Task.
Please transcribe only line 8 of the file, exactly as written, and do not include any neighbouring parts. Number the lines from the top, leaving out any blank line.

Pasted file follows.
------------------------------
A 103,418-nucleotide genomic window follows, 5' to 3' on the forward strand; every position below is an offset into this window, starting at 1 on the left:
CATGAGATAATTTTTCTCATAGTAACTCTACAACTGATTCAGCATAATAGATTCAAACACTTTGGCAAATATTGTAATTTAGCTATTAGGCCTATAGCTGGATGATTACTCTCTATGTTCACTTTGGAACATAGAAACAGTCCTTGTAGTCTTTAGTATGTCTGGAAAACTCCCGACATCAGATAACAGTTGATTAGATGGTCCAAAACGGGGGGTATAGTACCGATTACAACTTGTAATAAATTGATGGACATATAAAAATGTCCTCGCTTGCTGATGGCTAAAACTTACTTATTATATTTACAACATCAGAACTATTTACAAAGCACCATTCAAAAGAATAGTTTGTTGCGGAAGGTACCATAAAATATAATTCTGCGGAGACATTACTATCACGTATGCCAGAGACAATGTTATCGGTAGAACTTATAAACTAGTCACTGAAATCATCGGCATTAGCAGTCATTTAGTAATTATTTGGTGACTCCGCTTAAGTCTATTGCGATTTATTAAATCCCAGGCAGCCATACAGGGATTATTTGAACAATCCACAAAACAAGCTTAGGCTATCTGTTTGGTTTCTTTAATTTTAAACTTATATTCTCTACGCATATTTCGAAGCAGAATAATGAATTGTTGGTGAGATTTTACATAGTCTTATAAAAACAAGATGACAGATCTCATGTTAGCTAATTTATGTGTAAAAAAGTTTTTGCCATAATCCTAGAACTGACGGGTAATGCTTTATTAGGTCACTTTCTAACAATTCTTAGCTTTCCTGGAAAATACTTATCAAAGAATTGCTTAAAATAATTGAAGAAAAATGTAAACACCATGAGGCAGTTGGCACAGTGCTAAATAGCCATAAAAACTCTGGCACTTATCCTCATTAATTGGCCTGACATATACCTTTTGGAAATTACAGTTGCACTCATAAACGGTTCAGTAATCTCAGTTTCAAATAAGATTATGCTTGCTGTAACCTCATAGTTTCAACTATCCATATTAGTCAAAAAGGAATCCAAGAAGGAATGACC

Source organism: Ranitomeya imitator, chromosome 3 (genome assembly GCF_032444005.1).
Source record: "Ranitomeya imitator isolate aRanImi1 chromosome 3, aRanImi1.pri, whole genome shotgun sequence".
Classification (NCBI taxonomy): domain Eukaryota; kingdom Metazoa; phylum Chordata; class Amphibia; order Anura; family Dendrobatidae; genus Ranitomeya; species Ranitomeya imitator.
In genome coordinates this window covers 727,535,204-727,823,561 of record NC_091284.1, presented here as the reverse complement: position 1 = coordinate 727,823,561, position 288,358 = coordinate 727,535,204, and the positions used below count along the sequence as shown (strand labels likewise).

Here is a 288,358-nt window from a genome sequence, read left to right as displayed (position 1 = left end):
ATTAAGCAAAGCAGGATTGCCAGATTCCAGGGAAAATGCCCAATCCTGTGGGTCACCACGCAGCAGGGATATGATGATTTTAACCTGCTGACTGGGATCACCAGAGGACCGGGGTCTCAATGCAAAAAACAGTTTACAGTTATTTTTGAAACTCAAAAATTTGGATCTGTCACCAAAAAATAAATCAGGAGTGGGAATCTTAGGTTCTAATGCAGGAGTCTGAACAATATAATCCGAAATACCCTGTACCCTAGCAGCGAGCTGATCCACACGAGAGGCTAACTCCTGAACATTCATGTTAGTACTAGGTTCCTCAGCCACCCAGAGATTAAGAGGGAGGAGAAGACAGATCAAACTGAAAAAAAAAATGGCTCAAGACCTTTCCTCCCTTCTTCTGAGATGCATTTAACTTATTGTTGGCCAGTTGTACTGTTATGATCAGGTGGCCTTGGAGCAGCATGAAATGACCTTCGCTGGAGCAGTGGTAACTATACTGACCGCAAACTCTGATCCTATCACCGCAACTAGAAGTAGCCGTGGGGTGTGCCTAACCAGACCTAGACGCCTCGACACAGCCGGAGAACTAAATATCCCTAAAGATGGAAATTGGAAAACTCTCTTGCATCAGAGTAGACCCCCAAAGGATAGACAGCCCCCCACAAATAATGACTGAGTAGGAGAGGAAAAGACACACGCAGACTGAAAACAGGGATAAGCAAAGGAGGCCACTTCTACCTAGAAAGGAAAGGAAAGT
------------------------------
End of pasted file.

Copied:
ATTAAGCAAAGCAGGATTGCCAGATTCCAGGGAAAATGCCCAATCCTGTGGGTCACCACGCAGCAGGGATATGATGATTTTAACCTGCTGACTGGGATCACCAGAGGACCGGGGTCTCAATGCAAAAAACAGTTTACAGTTATTTTTGAAACTCAAAAATTTGGATCTGTCACCAAAAAATAAATCAGGAGTGGGAATCTTAGGTTCTAATGCAGGAGTCTGAACAATATAATCCGAAATACCCTGTACCCTAGCAGCGAGCTGATCCACACGAGAGGCTAACTCCTGAACATTCATGTTAGTACTAGGTTCCTCAGCCACCCAGAGATTAAGAGGGAGGAGAAGACAGATCAAACTGAAAAAAAAAATGGCTCAAGACCTTTCCTCCCTTCTTCTGAGATGCATTTAACTTATTGTTGGCCAGTTGTACTGTTATGATCAGGTGGCCTTGGAGCAGCATGAAATGACCTTCGCTGGAGCAGTGGTAACTATACTGACCGCAAACTCTGATCCTATCACCGCAACTAGAAGTAGCCGTGGGGTGTGCCTAACCAGACCTAGACGCCTCGACACAGCCGGAGAACTAAATATCCCTAAAGATGGAAATTGGAAAACTCTCTTGCATCAGAGTAGACCCCCAAAGGATAGACAGCCCCCCACAAATAATGACTGAGTAGGAGAGGAAAAGACACACGCAGACTGAAAACAGGGATAAGCAAAGGAGGCCACTTCTACCTAGAAAGGAAAGGAAAGT